Pensions and divorce

A pension is one of the most valuable assets you can own. Here's how to work out who should get what in a divorce.

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If you’re getting divorced, working out how to divvy up your pension savings may be the last thing you want to think about, especially if retirement is still many years away. But while making decisions about your retirement income may seem less important than deciding who gets the family home, a fair division of pension savings should be a top priority in any divorce settlement. This guide explains why, and how to make decisions surrounding pensions and divorce.

How does a divorce affect a pension?

Your pension is a financial asset that – like any other asset – will need to be taken into consideration in a divorce, or the dissolution of a civil partnership. This applies whether or not you’re already drawing your pension.

If both members of the couple have a pension, then pension schemes owned by each of them need to be taken into account.

The rules on how much of a pension is taken into account are slightly different in Scotland versus England, Northern Ireland and Wales.

  • In England, Northern Ireland and Wales, the total value of all pensions is taken into account, regardless of when they were built up.
  • In Scotland, only the value of pensions built up during the marriage or civil partnership are taken into account. So, any pension that was built up before you married or formed a civil partnership won’t usually count.

Does the type of pension affect what happens after a divorce?

Yes. The rules for the state pension are different to the rules for workplace pensions or personal pensions, such as SIPPs.

How are personal and workplace pensions divided after divorce?

There are 3 main ways in which a pension can be handled in a divorce or the dissolution of a civil partnership.

Pension offsetting

The pension isn’t divided. Instead, it’s offset against other assets. So, one person might keep their pension, while the other retains all other savings and investments, for example.

Pros
  • Offers a clean break
  • Can be the simplest option
  • No costs incurred in pension splitting fees
Cons
  • It may be hard to assess value of assets in order to offset fairly
  • One person may be left with limited pension provision for retirement

Pension sharing

The ownership of a percentage share of one person’s pension is transferred to the other person. Depending on the pension scheme rules, this might be an entirely separate scheme or the same scheme the pension has come from. A pension provider has up to 4 months to enforce a pension sharing order from receiving necessary information.

Pros
  • Offers a clean break
  • Both people have full control of their share of the pension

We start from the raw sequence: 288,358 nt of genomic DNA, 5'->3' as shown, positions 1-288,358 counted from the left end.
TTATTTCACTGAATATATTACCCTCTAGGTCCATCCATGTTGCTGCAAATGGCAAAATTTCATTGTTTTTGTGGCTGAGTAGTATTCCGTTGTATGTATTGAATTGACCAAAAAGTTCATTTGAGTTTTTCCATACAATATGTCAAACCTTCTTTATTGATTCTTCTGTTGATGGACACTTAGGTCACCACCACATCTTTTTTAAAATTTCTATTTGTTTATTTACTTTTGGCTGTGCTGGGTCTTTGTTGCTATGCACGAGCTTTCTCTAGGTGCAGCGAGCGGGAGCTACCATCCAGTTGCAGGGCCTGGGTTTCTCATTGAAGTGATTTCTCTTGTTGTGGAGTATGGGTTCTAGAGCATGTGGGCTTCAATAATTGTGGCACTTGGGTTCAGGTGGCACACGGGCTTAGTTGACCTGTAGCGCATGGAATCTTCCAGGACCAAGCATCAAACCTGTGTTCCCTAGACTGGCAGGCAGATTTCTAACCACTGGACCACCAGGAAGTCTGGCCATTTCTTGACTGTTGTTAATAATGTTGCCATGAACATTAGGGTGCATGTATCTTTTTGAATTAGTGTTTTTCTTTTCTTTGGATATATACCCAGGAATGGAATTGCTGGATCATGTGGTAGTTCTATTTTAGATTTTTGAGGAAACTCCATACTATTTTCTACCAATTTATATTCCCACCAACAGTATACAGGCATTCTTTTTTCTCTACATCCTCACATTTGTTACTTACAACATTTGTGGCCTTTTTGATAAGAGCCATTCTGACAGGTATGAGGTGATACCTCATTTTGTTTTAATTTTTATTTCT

• Ensures both parties have some pension provision in retirement
Cons
  • Pension providers usually charge a fee to split pensions
  • Some pension types can be complicated to split
  • If the current pension holder is already drawing a pension, this can make splitting more complex and fees more expensive

Pension attachment orders

Under these orders (known as “pension earmarking” orders in Scotland), when your pension benefits start to be paid, some of the benefits are redirected to your former partner. In England, Northern Ireland and Wales, this can apply to either pension income or any tax-free lump sum, or both. In Scotland it only applies to the lump sum, and can’t be used to redirect income.

Pros
  • Gives both members of a former couple a share of pension benefits
  • Ensures both parties have some pension provision in retirement
  • Order can also apply to lump-sum death benefits, if scheme member dies before they start drawing their pension
Cons
  • No clean break, as members of the former couple will have an ongoing financial relationship
  • The person receiving redirected benefits won’t start getting them until the scheme owner takes their pension
  • Payments will stop on the scheme member’s death – or may not start at all if they die before retiring (other than lump sum death benefits)
  • Income for both parties is taxed as though it is being paid to the scheme member, which may be to the recipient’s disadvantage if their former partner is in a higher income tax band than they are

Dividing up defined benefit workplace pensions can be more complex than it is with defined contribution pensions. It may be possible to arrange for the scheme to pay a share of income to the ex-spouse, as under a pension attachment order. Another alternative is to transfer the value of the scheme into a pension pot that can be divided according to the financial settlement. However, you should seek regulated advice before doing this, as you may lose valuable scheme benefits by doing so.